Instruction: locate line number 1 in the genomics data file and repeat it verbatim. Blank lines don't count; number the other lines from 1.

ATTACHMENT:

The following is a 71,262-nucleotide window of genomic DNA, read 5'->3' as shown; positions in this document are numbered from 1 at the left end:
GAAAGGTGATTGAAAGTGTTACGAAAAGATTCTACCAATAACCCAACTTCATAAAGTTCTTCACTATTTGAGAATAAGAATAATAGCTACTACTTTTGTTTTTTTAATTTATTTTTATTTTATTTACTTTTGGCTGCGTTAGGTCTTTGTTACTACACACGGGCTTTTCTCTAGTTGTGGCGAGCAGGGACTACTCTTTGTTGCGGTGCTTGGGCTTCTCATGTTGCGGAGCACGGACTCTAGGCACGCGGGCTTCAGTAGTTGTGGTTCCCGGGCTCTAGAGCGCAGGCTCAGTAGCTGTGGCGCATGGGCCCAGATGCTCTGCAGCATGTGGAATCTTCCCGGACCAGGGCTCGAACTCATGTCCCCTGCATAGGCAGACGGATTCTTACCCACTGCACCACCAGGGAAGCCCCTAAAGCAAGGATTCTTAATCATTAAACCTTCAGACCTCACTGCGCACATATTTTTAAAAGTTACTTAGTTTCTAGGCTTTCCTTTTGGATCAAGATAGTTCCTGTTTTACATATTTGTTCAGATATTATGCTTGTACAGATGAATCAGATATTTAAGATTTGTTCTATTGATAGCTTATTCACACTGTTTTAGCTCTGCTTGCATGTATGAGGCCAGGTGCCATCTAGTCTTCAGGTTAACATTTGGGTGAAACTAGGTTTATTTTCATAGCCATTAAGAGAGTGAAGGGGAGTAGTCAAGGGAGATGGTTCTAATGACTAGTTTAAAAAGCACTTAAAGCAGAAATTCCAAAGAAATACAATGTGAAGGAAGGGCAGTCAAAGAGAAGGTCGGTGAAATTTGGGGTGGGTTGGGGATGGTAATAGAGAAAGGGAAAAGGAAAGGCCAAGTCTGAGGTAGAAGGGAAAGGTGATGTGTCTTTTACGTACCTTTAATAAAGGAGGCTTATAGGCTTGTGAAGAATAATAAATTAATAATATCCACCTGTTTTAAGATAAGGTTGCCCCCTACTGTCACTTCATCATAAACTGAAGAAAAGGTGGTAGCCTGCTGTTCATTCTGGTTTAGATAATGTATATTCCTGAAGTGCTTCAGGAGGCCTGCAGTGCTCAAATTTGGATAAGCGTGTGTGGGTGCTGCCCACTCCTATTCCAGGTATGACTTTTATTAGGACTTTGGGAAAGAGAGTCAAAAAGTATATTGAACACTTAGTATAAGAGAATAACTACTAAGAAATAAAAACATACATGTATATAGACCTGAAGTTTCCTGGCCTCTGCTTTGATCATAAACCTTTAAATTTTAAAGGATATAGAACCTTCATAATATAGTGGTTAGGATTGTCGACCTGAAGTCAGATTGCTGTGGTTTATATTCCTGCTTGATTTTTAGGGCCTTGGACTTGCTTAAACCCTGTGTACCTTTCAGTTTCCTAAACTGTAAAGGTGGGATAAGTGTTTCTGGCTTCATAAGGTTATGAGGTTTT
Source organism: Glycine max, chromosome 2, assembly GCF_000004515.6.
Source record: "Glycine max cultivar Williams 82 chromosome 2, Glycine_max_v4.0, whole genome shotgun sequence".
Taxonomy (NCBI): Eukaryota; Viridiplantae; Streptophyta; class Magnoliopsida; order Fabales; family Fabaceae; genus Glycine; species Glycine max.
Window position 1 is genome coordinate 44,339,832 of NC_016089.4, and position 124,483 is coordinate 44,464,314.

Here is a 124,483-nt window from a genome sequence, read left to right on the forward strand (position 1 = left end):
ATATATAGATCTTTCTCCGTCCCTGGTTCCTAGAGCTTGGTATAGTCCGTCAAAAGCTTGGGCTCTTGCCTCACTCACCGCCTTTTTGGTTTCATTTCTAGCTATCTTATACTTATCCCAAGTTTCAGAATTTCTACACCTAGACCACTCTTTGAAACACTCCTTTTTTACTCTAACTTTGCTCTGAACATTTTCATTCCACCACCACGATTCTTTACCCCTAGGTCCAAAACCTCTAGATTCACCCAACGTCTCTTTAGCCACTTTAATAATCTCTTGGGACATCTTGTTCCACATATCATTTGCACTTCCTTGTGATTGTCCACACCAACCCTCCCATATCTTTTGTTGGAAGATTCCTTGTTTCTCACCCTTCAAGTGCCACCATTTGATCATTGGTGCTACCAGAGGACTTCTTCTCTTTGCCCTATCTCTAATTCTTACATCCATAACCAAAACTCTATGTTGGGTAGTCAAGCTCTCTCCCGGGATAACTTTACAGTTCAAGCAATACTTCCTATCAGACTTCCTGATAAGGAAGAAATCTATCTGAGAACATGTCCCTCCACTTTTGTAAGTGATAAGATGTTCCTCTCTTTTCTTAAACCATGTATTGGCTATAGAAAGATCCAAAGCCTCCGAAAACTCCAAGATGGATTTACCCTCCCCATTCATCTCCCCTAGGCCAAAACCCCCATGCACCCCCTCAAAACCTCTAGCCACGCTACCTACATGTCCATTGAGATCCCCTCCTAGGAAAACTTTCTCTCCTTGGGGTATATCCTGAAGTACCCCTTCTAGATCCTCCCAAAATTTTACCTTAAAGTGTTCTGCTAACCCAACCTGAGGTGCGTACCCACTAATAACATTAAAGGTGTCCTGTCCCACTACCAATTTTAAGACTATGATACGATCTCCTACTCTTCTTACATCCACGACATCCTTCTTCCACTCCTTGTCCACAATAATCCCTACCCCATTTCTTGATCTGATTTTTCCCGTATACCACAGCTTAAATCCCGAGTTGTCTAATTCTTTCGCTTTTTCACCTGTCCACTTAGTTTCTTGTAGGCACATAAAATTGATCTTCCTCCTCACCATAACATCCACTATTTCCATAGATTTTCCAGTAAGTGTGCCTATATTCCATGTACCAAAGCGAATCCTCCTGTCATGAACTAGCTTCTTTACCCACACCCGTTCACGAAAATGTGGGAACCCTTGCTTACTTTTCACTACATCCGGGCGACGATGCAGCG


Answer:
The following is a 71,262-nucleotide window of genomic DNA, read 5'->3' as shown; positions in this document are numbered from 1 at the left end: